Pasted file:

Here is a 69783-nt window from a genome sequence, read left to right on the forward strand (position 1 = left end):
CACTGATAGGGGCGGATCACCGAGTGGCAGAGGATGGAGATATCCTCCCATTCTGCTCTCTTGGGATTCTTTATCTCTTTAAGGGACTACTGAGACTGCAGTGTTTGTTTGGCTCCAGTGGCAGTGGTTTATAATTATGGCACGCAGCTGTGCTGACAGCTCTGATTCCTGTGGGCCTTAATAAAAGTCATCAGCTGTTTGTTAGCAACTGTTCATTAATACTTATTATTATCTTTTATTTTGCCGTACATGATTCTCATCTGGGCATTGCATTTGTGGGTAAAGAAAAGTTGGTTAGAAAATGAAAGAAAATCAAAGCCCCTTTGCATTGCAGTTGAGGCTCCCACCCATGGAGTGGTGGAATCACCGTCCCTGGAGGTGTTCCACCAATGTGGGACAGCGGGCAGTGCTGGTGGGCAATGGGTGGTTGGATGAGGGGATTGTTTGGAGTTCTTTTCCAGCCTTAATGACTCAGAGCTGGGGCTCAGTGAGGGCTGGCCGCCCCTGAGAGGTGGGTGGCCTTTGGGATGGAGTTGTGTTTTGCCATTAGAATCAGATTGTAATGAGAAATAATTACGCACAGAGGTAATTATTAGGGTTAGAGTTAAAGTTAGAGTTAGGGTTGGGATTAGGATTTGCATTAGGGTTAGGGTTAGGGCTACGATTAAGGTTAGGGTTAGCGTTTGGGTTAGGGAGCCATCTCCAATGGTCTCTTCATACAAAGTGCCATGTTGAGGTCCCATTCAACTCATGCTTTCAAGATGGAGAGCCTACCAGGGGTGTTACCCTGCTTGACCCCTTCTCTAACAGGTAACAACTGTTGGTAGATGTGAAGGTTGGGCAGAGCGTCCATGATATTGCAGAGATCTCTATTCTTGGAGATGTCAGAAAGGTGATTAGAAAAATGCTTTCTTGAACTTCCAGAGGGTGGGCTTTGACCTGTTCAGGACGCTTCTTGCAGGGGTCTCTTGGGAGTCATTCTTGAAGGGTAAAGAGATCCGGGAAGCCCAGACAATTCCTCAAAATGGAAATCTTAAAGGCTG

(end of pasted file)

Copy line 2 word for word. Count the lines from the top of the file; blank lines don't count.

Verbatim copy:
CACTGATAGGGGCGGATCACCGAGTGGCAGAGGATGGAGATATCCTCCCATTCTGCTCTCTTGGGATTCTTTATCTCTTTAAGGGACTACTGAGACTGCAGTGTTTGTTTGGCTCCAGTGGCAGTGGTTTATAATTATGGCACGCAGCTGTGCTGACAGCTCTGATTCCTGTGGGCCTTAATAAAAGTCATCAGCTGTTTGTTAGCAACTGTTCATTAATACTTATTATTATCTTTTATTTTGCCGTACATGATTCTCATCTGGGCATTGCATTTGTGGGTAAAGAAAAGTTGGTTAGAAAATGAAAGAAAATCAAAGCCCCTTTGCATTGCAGTTGAGGCTCCCACCCATGGAGTGGTGGAATCACCGTCCCTGGAGGTGTTCCACCAATGTGGGACAGCGGGCAGTGCTGGTGGGCAATGGGTGGTTGGATGAGGGGATTGTTTGGAGTTCTTTTCCAGCCTTAATGACTCAGAGCTGGGGCTCAGTGAGGGCTGGCCGCCCCTGAGAGGTGGGTGGCCTTTGGGATGGAGTTGTGTTTTGCCATTAGAATCAGATTGTAATGAGAAATAATTACGCACAGAGGTAATTATTAGGGTTAGAGTTAAAGTTAGAGTTAGGGTTGGGATTAGGATTTGCATTAGGGTTAGGGTTAGGGCTACGATTAAGGTTAGGGTTAGCGTTTGGGTTAGGGAGCCATCTCCAATGGTCTCTTCATACAAAGTGCCATGTTGAGGTCCCATTCAACTCATGCTTTCAAGATGGAGAGCCTACCAGGGGTGTTACCCTGCTTGACCCCTTCTCTAACAGGTAACAACTGTTGGTAGATGTGAAGGTTGGGCAGAGCGTCCATGATATTGCAGAGATCTCTATTCTTGGAGATGTCAGAAAGGTGATTAGAAAAATGCTTTCTTGAACTTCCAGAGGGTGGGCTTTGACCTGTTCAGGACGCTTCTTGCAGGGGTCTCTTGGGAGTCATTCTTGAAGGGTAAAGAGATCCGGGAAGCCCAGACAATTCCTCAAAATGGAAATCTTAAAGGCTG